I ran the XTERRA Malibu Creek Challenge 22K Trail Run on Saturday and it was hot. The good news was that it wasn’t as hot as it had been all week (high 90’s and low 100’s) but it was still plenty hot in the high 80’s.
This was my first of hopefully many trail races and it was a bit of a beast. I decided to do the race about three weeks ago and only had one chance to check out part of the course. I blogged about that experience in my pre-race report.
Having never tried to tackle the infamous Bulldog Road portion of the course before, I tried to figure out how tough it would be based on runs at similar trails with comparable elevations. But things can vary so much from one mountain trail to another- whether the trail is a fire road or a mostly sandstone trail, whether there is any cover and the layout of the switchbacks. The one thing this attempt at making comparisons did do was to give me confidence that trying this very difficult course at the 22K length wasn’t a totally crazy thing to do. I had run the Boney Mountain XTERRA course and the full Bandit Ultra Trail 30K course in Simi Valley so I felt I could complete it and tried to work out a strategy to do so.
I woke up at 4 a.m. and made myself go back to sleep until the alarm went off at 4:45 a.m. I heated up some coffee and ate a sandwich with almond butter and a thin film of Nutella on Ezekiel bread. This scares away the hunger, is fairly light and doesn’t upset my stomach. After a quick shower I headed out the door and could already tell that the weather report was right on and we wouldn’t be seeing high 90’s. Thank God.
I purchased the parking pass with my registration so I cruised into the lot around 6:10 a.m. and knew that I had to go all the way to the end of the park entrance to get closest to the trail head. As I drove the lot I saw that it was already getting full so I kept driving and I guess people didn’t know where the trail head was so they parked only half way there and I got a primo spot only one row away from the very front and there were still other sports around.
I picked up my race bib, shirt and timing chip, put the bib and chip on and went off to explore the area a bit more. On my pre-race visit, I hadn’t see where the trail came back around to I headed out and found the trail. It was down one of the roads where I had “gotten lost” during my previous visit.
I still had plenty of time for the 7:30 a.m. race so I went to starting line which was down some stairs and up the mountain some. I picked up some dirt and let it fly into the morning air and I told the mountain that I respected it and that I hoped it would give me safe passage.
There was a large course map near the main podium area and a few people were reviewing the course. One person seemed to be familiar with the course so I asked him about the final couple of miles and asked about the bees that tended to hang around that part of the course. He had run the race before and the course many times so he helped a great deal. I later ran into him during the race and we briefly chatted.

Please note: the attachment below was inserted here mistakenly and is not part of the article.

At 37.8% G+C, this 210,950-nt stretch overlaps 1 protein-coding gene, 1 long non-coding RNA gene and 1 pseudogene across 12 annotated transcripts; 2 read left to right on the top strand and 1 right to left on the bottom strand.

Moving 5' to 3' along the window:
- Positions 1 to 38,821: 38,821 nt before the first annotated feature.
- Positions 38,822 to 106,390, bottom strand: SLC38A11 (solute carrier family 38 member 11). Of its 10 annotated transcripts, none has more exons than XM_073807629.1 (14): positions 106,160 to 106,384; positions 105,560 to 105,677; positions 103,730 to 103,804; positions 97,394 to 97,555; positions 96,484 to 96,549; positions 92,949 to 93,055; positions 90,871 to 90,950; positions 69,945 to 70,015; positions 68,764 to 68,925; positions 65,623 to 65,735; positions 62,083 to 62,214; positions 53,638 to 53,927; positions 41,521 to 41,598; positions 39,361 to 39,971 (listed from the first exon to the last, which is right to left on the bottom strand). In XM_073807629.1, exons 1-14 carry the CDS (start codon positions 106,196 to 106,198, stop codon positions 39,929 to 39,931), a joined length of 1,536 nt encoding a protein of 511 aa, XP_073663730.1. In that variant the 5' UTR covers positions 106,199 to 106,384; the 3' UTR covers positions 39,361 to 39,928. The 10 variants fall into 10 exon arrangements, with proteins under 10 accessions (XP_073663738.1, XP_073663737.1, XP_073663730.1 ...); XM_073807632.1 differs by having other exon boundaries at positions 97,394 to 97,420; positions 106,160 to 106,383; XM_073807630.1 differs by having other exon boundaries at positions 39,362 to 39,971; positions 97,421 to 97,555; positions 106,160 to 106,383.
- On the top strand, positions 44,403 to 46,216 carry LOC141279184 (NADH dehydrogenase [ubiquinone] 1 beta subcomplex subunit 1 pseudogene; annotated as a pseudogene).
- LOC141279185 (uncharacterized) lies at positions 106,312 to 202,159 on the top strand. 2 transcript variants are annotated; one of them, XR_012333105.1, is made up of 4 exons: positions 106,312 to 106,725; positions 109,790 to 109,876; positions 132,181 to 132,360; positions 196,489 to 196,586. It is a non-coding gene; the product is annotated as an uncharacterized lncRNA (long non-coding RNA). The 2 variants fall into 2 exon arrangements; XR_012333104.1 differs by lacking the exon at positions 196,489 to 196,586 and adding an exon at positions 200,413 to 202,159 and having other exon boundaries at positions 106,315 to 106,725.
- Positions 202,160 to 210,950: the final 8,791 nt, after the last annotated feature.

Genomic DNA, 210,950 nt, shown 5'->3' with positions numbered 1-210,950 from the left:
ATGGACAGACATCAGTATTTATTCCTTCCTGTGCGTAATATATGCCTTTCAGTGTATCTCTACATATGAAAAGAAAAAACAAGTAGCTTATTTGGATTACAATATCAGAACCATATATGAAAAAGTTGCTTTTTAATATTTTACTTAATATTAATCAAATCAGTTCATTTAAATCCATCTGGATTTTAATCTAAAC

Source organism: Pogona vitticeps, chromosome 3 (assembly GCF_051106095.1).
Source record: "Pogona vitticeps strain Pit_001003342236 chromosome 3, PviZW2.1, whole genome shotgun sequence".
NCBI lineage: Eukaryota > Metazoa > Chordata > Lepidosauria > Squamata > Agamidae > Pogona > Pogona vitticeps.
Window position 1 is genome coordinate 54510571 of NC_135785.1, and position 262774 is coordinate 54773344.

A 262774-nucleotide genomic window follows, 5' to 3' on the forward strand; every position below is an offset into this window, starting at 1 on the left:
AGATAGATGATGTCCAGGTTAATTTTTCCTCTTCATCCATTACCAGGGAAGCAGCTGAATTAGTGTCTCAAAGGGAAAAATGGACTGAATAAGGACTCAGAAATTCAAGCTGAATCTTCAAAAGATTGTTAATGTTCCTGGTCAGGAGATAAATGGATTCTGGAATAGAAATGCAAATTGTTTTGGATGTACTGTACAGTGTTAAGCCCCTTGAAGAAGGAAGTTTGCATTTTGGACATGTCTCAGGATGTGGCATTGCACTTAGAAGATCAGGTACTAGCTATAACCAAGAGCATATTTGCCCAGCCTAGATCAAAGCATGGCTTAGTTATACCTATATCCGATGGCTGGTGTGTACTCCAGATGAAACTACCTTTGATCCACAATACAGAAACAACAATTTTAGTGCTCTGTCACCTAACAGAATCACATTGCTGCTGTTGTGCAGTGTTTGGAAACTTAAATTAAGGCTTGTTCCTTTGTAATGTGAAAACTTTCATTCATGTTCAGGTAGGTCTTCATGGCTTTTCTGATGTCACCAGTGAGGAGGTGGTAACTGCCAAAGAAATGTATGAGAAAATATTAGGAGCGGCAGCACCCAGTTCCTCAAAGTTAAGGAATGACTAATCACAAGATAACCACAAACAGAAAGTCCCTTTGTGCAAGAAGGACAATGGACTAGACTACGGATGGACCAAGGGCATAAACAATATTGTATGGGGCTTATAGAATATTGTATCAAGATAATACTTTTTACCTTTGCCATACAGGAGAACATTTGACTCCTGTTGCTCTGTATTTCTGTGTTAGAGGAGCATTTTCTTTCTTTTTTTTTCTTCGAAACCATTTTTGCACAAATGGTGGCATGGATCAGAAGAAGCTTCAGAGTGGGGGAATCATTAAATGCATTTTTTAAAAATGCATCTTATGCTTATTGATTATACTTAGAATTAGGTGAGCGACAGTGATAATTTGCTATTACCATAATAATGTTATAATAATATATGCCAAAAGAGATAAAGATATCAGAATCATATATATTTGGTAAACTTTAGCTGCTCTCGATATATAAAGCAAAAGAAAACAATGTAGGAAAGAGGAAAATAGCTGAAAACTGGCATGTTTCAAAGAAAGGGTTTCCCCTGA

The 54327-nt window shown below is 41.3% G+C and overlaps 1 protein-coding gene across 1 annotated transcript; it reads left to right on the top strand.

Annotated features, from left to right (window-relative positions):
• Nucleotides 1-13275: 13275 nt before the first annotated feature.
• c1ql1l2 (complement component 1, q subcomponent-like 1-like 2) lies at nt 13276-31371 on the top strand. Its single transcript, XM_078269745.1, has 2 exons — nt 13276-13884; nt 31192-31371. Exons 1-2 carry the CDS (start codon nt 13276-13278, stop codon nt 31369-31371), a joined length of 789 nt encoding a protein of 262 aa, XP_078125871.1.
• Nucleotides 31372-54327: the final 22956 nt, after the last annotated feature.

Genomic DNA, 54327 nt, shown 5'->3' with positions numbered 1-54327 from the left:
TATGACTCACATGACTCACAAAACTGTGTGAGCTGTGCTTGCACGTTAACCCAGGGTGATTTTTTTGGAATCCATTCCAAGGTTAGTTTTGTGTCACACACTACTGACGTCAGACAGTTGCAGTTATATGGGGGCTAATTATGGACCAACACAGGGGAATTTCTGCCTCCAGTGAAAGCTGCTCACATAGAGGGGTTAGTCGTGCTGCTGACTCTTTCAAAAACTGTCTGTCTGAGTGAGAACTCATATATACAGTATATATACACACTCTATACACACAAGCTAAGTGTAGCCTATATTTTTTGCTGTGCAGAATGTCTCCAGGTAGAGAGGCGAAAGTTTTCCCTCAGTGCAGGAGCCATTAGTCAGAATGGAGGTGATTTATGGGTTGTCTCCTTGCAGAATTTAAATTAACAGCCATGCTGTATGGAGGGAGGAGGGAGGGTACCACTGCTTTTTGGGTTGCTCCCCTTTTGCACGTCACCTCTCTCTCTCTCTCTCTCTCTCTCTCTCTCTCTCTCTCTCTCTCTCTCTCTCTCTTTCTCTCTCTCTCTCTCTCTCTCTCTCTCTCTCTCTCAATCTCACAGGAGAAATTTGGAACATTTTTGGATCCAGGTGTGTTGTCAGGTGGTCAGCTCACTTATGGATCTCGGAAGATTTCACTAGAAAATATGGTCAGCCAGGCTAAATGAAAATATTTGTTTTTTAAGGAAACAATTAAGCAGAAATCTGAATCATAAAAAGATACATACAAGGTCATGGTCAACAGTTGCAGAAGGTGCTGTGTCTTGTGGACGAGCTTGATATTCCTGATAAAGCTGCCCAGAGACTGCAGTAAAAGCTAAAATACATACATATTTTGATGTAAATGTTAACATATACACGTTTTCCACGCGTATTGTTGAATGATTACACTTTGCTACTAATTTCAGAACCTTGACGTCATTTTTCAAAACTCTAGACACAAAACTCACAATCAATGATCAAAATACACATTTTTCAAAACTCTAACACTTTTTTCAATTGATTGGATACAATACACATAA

As the race was about to start and we were all gathered at the starting line, the race director took a quick poll to see how many people had thought about scratching today because of the high heat. A lot of hands went up. He also asked how many people had thought about dropping down to the 6K race and lots of hands went up again.
Mile 1 -3
The race started in two waves and I went in the second wave. My plan was to run the first 3 miles at a moderate pace even though I figured they’d be the easiest ones to run in the race. I wanted to make sure I didn’t burn out early before tacking Bulldog Road. I referred to Bulldog Road as being “infamous” and it is such an icon of the race course that there is a bulldog on the race shirt. I stuck to the plan and started getting passed by folks who started at the back but were looking to get off to a quick start.
I got lost so much on my pre-race visit that I didn’t notice the grade even at mile two and I already started to walk parts with others at the back of the pack. Just before getting to mile three, there were a couple of people heading back down the mountain, taking a DNF (did not finish). I was carrying a rather large hydration pack and had a little first aid kit and two liters of water so I asked each if they were OK. One young woman had overheated but she said she still had plenty of water. She looked incredibly fit but her face was very red. Another fellow had come into the race with an injury and it wasn’t getting any better so he called it a day.
Before I got to Bulldog Road I took down a GU and chugged some more water. I wasn’t looking back so didn’t have that great of sense of how many people were still behind me at that point. The answer was, “not many.”
Miles 3 – 6
Once I hit Bulldog Road it was pretty much all power walking. The heat started to turn up and after the first mile I started following what a runner in front of me was doing and chilling for a few moments whenever there a spot of shade. During one section a gentleman passed and said, “Keep going, young man!” when he saw me stopped. I had been standing next to him during the race director’s review of the course and the director saw that he was wearing a shirt from the 2003 or 2004 race.
Because of the heat, my pace was much slower than what I had anticipated and there wasn’t much running going on. I got to chat with the other shade-hopping runner a bit and we pushed each other to keep tackling the mountain.
If you look at the elevation map it looks like you’re all downhill from Mile 6 but that’s not the case. This portion of the course is made up of a series of rolling and a few steep hills. My pace picked up on this section but there was still a lot of power walking going on. There are a couple of sections that were so steep that you almost had to scramble up the hill. I managed to catch up to a couple of people who had passed me on Bulldog.